A primate with spinal damage has regained control of its paralyzed right leg after scientists successfully implant a neuroprosthetic interface, creating a wireless bridge between the brain and spine. Matthew Stock reports.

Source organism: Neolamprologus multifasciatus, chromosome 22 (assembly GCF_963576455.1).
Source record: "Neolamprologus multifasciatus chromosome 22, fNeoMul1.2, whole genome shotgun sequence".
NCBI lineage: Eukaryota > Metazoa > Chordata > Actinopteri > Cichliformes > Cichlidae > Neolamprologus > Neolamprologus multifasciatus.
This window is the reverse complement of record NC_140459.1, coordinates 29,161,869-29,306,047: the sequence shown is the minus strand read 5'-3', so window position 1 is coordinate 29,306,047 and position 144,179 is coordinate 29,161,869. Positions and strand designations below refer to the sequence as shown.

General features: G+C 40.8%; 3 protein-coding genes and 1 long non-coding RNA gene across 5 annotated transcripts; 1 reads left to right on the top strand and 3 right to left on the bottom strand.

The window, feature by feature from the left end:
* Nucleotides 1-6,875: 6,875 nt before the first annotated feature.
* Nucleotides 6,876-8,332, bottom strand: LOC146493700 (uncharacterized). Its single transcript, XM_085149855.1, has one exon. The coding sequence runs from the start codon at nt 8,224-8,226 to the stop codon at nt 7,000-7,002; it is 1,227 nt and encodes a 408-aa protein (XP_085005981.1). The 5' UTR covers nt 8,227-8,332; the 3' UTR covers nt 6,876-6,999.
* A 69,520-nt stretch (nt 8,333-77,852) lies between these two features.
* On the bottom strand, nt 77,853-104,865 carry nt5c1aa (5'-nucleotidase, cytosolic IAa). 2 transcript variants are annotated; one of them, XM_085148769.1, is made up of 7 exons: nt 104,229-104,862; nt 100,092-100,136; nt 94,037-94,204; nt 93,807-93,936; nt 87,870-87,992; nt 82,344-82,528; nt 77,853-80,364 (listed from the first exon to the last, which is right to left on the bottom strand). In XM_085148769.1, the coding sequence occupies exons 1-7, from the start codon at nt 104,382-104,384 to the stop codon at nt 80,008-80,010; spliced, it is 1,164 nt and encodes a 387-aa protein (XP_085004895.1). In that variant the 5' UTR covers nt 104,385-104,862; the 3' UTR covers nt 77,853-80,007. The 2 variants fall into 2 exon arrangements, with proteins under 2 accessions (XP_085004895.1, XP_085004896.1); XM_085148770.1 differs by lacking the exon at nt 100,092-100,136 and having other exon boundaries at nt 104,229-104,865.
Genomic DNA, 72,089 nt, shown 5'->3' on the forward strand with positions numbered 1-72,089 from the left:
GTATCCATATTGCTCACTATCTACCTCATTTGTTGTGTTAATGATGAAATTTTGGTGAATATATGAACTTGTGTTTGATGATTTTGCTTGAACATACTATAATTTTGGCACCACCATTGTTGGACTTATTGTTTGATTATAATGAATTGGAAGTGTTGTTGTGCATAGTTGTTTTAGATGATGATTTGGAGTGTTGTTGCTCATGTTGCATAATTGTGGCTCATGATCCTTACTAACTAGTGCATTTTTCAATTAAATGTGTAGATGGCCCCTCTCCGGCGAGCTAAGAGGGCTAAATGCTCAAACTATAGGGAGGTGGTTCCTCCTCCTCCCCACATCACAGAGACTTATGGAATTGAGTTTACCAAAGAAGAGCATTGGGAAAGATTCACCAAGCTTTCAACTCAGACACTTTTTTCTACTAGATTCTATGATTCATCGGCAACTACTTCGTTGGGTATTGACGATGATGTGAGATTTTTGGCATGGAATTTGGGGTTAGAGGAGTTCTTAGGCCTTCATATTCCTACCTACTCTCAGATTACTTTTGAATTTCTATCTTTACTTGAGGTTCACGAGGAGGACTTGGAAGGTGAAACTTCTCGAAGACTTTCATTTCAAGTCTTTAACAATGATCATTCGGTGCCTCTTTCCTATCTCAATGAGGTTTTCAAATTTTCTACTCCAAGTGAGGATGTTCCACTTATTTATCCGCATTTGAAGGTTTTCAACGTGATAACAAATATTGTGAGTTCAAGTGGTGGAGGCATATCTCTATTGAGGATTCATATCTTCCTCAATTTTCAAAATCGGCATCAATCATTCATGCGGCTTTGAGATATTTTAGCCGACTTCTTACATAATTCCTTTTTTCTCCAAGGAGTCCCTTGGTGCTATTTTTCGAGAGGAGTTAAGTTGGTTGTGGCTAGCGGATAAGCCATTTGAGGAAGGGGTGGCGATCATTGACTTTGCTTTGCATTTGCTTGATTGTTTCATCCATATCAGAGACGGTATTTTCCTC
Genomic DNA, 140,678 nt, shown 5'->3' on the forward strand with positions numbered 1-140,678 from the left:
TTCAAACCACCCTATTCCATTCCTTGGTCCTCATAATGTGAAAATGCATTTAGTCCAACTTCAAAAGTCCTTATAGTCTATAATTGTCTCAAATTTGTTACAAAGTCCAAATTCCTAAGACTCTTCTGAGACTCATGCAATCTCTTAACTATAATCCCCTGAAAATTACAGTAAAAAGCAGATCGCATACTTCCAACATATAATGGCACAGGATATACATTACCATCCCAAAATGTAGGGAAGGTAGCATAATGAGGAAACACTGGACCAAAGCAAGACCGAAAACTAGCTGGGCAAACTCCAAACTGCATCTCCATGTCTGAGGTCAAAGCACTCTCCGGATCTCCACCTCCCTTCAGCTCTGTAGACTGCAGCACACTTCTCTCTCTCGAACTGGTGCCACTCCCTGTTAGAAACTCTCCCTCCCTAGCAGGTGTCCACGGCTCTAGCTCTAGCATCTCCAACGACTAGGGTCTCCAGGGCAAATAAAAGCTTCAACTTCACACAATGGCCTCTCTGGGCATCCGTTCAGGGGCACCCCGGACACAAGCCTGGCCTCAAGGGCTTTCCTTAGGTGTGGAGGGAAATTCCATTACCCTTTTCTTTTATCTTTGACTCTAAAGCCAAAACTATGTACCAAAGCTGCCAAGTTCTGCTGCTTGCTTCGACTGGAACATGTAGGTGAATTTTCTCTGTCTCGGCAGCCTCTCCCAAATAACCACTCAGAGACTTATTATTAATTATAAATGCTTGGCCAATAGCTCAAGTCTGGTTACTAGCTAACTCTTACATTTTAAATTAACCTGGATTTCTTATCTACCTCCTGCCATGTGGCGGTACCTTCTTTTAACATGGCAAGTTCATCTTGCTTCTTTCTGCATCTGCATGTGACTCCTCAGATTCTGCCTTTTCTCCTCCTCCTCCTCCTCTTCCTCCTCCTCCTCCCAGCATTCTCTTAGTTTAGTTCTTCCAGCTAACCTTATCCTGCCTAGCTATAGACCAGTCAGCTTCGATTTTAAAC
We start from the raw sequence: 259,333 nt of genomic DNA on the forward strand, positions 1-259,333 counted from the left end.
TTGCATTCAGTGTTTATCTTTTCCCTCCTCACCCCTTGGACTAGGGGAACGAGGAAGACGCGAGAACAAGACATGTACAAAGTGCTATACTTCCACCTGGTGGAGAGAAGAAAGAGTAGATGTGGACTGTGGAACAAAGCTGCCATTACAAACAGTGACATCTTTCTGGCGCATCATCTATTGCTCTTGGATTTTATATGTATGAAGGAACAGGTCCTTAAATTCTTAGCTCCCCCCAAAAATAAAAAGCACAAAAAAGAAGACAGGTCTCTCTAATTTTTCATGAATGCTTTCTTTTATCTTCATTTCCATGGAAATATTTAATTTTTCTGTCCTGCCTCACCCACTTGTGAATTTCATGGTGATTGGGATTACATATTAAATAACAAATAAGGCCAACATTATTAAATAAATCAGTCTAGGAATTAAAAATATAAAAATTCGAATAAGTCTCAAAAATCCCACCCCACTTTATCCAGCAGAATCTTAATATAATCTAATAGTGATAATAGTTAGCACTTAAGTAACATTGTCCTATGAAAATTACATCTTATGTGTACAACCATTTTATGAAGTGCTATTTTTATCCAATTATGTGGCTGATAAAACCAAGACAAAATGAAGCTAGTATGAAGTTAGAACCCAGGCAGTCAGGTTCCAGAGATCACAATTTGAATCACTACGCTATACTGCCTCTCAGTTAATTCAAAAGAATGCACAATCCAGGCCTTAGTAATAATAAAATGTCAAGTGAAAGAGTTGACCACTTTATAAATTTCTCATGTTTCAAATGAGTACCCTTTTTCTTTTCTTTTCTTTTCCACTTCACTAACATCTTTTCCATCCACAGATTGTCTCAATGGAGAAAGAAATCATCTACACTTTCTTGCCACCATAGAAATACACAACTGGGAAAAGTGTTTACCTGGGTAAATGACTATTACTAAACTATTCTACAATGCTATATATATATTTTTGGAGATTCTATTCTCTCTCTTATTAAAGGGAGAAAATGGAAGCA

This rhesus monkey has a partial spinal cord lesion, which paralysed its right leg. But a neuroprosthetic implant has allowed the primate to walk again. The brain-to-spine interface decodes motor intention from brain signals, then relays this to the spinal cord, bypassing the injury. Small electrical pulses stimulate neural pathways to trigger specific muscles on the legs - restoring locomotion in real-time. SOUNDBITE (English) GREGOIRE COURTINE, EPFL NEUROSCIENTIST, SAYING: "We inserted one of the electrodes in the small region of the cortex that controls the leg. And send the information from all the neurone we recorded to a computer that decoded the motor intention of the primates based on this signal. This means the extension or flexion movement of the leg. And the computer then sends this information to the implantable stimulator that has the capacity to deliver stimulation at the correct location with the correct timing in order to reproduce the intended extension or flexion movement of the leg." The research was led by the Swiss Federal Institute of Technology, alongside international collaborators. Other neuroprosthetics have previously given amputees basic control over prosthetics. And in 2012 the team here were able to stimulate a paralysed rat's muscles to help it walk. This development takes spinal cord stimulation to a new level. SOUNDBITE (English) JOCELYNE BLOCH, NEUROSURGEON AT LAUSANNE UNIVERSITY HOSPITAL (CHUV), SAYING: "To make the link between the decoding of the brain and the stimulation of the spinal cord, and to make this communication exist - this is completely new." A clinical study is now underway in Switzerland to access the feasibility of the implant in helping humans with spinal cord injury. The research is published in the scientific journal Nature.